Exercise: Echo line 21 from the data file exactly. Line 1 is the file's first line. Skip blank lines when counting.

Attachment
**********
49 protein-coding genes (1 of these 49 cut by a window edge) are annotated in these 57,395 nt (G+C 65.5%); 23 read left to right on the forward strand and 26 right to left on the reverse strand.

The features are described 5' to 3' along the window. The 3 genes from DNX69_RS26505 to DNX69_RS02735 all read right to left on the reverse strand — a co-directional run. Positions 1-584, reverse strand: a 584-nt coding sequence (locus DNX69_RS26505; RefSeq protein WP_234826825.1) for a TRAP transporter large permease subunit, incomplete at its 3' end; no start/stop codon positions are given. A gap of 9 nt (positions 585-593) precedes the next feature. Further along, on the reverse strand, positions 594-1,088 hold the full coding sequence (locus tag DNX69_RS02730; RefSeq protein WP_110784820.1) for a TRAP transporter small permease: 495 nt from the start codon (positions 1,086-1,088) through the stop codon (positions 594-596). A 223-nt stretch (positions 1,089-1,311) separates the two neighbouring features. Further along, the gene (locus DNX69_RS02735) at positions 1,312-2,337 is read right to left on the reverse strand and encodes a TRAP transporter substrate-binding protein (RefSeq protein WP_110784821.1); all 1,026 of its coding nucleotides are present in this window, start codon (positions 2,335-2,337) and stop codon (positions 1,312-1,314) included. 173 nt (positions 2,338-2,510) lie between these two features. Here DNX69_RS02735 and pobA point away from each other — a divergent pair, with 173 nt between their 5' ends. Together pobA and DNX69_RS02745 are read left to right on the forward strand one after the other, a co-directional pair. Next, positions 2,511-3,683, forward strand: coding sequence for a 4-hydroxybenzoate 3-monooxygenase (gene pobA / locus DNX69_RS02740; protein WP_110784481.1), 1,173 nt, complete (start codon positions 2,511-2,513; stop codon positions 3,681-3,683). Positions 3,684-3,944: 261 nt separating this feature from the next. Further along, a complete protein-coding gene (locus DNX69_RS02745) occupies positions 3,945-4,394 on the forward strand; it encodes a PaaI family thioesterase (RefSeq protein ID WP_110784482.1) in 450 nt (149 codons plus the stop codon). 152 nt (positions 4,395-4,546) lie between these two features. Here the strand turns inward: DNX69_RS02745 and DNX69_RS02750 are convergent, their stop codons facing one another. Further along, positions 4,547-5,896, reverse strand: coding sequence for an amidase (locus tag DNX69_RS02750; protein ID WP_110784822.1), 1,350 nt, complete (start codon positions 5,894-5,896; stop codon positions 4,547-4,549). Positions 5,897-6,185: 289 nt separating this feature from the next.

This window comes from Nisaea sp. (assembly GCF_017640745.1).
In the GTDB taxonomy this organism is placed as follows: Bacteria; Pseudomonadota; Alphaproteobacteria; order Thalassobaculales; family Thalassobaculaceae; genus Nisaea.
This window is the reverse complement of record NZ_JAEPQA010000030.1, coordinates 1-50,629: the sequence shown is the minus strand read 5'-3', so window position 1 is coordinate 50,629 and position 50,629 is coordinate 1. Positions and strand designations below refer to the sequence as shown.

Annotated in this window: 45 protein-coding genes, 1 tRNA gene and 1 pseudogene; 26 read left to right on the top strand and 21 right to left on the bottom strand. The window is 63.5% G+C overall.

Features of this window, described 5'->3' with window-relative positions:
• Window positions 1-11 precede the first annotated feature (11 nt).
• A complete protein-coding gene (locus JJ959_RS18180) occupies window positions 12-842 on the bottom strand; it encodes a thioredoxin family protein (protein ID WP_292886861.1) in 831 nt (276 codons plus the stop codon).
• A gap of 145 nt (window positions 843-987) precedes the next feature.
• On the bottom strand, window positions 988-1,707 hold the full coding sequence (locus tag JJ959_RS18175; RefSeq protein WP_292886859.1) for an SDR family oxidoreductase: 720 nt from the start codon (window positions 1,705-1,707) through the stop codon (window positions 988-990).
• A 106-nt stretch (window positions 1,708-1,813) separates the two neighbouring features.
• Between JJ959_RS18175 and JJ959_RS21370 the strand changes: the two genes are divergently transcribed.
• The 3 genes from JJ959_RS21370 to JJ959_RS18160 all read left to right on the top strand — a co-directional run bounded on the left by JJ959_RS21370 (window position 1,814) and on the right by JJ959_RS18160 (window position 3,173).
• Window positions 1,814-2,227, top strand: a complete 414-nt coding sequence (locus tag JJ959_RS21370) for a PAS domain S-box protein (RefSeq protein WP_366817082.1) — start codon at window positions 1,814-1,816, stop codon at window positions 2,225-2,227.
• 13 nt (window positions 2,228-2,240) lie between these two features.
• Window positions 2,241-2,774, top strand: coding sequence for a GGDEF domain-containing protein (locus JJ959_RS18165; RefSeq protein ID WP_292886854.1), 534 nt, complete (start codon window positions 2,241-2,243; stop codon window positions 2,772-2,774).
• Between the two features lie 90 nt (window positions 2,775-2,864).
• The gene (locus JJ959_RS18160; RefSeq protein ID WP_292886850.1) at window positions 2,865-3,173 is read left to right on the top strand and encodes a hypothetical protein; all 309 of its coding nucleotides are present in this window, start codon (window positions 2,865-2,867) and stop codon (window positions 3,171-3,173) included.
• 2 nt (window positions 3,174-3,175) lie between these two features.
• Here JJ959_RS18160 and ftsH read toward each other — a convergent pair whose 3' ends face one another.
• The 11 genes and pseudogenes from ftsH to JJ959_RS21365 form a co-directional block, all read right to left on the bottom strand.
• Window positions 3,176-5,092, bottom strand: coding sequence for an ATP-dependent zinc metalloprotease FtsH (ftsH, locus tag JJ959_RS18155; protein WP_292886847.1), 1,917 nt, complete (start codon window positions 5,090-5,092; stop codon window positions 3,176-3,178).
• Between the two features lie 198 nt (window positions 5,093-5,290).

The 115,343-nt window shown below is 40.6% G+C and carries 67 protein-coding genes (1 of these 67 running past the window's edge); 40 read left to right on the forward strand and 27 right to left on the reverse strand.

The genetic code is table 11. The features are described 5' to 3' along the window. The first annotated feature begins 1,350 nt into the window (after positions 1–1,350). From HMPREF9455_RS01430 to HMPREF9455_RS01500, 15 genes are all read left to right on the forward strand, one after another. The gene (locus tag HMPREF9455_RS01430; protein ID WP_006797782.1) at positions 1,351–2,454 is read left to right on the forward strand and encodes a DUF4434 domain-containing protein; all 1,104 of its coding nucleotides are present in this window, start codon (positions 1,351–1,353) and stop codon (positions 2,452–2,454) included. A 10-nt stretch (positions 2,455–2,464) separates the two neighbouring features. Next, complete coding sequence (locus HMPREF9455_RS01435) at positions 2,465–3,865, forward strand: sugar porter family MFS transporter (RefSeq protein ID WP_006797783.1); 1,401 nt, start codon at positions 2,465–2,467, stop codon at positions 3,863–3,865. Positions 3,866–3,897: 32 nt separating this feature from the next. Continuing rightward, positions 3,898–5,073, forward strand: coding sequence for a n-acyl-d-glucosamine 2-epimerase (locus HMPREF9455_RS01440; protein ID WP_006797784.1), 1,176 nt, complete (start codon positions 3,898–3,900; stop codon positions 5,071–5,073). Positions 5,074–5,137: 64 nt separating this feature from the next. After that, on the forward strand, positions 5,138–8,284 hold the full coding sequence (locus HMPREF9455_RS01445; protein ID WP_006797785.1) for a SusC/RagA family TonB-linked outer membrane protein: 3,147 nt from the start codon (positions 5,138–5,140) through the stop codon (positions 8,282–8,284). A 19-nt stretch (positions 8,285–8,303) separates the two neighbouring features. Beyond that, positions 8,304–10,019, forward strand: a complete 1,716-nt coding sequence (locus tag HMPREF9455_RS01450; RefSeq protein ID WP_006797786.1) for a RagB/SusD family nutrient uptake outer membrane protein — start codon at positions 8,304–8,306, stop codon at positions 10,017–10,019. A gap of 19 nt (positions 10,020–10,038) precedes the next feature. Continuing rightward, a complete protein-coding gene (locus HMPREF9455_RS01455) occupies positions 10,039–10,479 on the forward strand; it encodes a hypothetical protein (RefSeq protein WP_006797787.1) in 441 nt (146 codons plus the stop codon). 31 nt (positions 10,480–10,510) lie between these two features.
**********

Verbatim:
• Here JJ959_RS18160 and ftsH read toward each other — a convergent pair whose 3' ends face one another.